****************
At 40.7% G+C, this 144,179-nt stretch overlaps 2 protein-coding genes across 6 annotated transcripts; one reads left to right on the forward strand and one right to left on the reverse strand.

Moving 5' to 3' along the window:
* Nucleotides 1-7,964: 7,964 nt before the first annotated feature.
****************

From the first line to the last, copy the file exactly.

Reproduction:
At 40.7% G+C, this 144,179-nt stretch overlaps 2 protein-coding genes across 6 annotated transcripts; one reads left to right on the forward strand and one right to left on the reverse strand.

Moving 5' to 3' along the window:
* Nucleotides 1-7,964: 7,964 nt before the first annotated feature.